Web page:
Elephant Learns To Speak Korean
November 1, 2012

Elephant Speaking Korean Documented By Researchers

[ Watch the Video: An Elephant that Speaks Korean ]

Lee Rannals for redOrbit.com - Your Universe Online

What is cooler than a monkey that can do sign language? An Asian elephant that can speak Korean, which is exactly what one elephant named Koshik has learned to do.

Researchers wrote in the journal Current Biology that they have confirmed that Koshik has learned how to speak Korean by vocalizing it with his trunk in his mouth.

Koshik currently knows how to say hello, sit down, no, lie down, and good in Korean. These language skills could provide insights into the biology and evolution of vocal learning, the researchers said.

"Human speech basically has two important aspects, pitch and timbre," said Angela Stoeger of the University of Vienna. "Intriguingly, the elephant Koshik is capable of matching both pitch and timbre patterns: he accurately imitates human formants as well as the voice pitch of his trainers. This is remarkable considering the huge size, the long vocal tract, and other anatomical differences between an elephant and a human."

An elephant's large larynx is able to produce very low-pitched sounds, and Stoeger said the animals have a trunk to use instead of lips for talking.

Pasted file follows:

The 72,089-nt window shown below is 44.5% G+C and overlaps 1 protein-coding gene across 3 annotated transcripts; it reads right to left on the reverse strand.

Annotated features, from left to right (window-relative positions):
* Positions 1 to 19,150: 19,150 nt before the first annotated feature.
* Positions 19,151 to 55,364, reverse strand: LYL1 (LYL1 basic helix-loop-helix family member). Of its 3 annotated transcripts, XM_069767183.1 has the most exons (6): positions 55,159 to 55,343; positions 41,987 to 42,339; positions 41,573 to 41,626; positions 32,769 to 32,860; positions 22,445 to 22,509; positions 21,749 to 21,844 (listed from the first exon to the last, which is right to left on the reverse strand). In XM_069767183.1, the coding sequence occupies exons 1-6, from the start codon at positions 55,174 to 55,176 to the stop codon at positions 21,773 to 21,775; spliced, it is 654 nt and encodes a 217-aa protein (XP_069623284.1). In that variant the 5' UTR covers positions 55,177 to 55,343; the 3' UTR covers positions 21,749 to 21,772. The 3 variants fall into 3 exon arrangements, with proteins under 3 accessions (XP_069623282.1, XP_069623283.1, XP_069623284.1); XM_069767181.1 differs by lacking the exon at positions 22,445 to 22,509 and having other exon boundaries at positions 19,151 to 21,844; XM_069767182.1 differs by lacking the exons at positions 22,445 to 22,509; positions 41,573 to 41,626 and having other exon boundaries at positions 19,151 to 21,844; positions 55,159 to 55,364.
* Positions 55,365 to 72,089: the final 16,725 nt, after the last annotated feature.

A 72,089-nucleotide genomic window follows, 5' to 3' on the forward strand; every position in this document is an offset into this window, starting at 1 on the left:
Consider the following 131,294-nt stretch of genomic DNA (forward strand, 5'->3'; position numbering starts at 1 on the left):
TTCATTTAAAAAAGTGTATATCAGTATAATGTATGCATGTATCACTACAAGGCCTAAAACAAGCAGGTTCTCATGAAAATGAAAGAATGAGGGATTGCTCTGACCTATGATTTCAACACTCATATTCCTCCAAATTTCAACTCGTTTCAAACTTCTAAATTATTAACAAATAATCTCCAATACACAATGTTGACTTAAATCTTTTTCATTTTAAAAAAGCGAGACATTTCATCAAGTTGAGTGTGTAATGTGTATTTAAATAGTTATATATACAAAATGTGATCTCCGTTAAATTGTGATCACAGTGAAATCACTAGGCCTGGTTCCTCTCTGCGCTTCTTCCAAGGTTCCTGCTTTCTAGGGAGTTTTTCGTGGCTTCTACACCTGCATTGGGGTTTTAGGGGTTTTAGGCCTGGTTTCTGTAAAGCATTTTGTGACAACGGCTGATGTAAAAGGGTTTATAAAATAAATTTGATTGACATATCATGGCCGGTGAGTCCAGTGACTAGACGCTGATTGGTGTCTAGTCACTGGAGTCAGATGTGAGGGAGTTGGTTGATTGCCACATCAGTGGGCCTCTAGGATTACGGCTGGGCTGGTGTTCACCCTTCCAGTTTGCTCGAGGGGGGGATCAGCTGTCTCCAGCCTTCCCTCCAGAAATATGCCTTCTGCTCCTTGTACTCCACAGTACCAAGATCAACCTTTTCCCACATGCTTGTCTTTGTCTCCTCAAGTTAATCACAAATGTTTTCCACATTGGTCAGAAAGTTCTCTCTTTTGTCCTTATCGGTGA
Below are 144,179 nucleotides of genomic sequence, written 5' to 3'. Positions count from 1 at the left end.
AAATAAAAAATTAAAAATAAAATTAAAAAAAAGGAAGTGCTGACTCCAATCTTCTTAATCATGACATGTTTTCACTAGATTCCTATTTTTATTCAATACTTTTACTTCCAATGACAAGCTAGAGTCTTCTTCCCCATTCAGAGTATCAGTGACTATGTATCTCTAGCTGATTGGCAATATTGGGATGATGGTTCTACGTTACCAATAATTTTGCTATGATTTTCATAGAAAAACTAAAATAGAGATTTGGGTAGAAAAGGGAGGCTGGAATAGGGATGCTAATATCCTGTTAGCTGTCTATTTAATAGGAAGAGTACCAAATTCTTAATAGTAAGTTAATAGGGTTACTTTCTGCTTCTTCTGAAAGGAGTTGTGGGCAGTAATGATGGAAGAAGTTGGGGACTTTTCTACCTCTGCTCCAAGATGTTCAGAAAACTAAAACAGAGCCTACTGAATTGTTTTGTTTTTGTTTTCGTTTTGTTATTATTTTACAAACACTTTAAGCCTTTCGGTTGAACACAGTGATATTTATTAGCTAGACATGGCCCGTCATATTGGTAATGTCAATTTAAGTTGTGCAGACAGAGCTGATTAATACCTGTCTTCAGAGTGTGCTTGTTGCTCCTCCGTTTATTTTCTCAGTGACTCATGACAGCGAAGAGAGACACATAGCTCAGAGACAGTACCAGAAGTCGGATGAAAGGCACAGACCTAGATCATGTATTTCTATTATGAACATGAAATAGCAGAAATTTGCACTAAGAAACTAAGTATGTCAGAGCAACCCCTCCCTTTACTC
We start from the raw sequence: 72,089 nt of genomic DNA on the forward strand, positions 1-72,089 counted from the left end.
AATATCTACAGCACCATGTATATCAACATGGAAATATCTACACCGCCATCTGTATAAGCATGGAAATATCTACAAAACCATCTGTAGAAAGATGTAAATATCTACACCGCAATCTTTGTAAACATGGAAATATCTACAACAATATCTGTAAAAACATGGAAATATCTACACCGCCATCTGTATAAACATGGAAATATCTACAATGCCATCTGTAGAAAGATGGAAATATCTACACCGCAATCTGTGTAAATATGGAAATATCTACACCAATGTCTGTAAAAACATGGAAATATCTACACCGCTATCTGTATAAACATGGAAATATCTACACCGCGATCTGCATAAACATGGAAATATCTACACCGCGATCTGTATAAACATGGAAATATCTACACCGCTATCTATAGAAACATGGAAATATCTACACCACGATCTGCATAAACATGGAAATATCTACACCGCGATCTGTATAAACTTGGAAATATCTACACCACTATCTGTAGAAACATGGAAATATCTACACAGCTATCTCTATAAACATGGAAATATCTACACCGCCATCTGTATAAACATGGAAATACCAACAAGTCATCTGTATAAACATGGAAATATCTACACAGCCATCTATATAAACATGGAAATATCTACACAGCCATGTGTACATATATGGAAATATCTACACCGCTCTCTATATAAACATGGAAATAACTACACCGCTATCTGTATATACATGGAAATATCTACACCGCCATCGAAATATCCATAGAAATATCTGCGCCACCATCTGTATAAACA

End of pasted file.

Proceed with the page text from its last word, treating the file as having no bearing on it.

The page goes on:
Koshik is able to copy the pitch and other characteristics of his human trainers' voices. An analysis of the elephant's speech showed not only clear similarities to human voices, but also differences from the typical elephant call.

African elephants have been known to imitate the sound of truck engines, and a male Asian elephant living in Kazakhstan has been able to allegedly produce Russian utterances. However, these cases were never scientifically proven.

The researchers working on Koshik's capabilities confirmed that the elephant was speaking Korean in several ways.

At first, they asked native Korean speakers to write down what they heard when listening to playbacks of the elephant's sounds.

"We found a high agreement concerning the overall meaning, and even the Korean spelling of Koshik's imitations," Stoeger said.

The scientists aren't exactly sure what prompted Koshik to start speaking Korean, but they suggest Koshik's unique abilities go back to when he was just a juvenile, and was the only elephant living at the Everland Zoo in South Korea for about five years. During this period, elephant bonding and development is crucial, and humans were his only social contacts.

"We suggest that Koshik started to adapt his vocalizations to his human companions to strengthen social affiliation, something that is also seen in other vocal-learning species–and in very special cases, also across species," Stoeger said.

Although Koshik's abilities are very unique, and help to prove his intelligence, the scientists do not believe the elephant actually understands what he is saying.

Koshik isn't the only animal making waves by imitating human speech. We also reported recently on a beluga whale that was able to reproduce sounds similar to those of a human.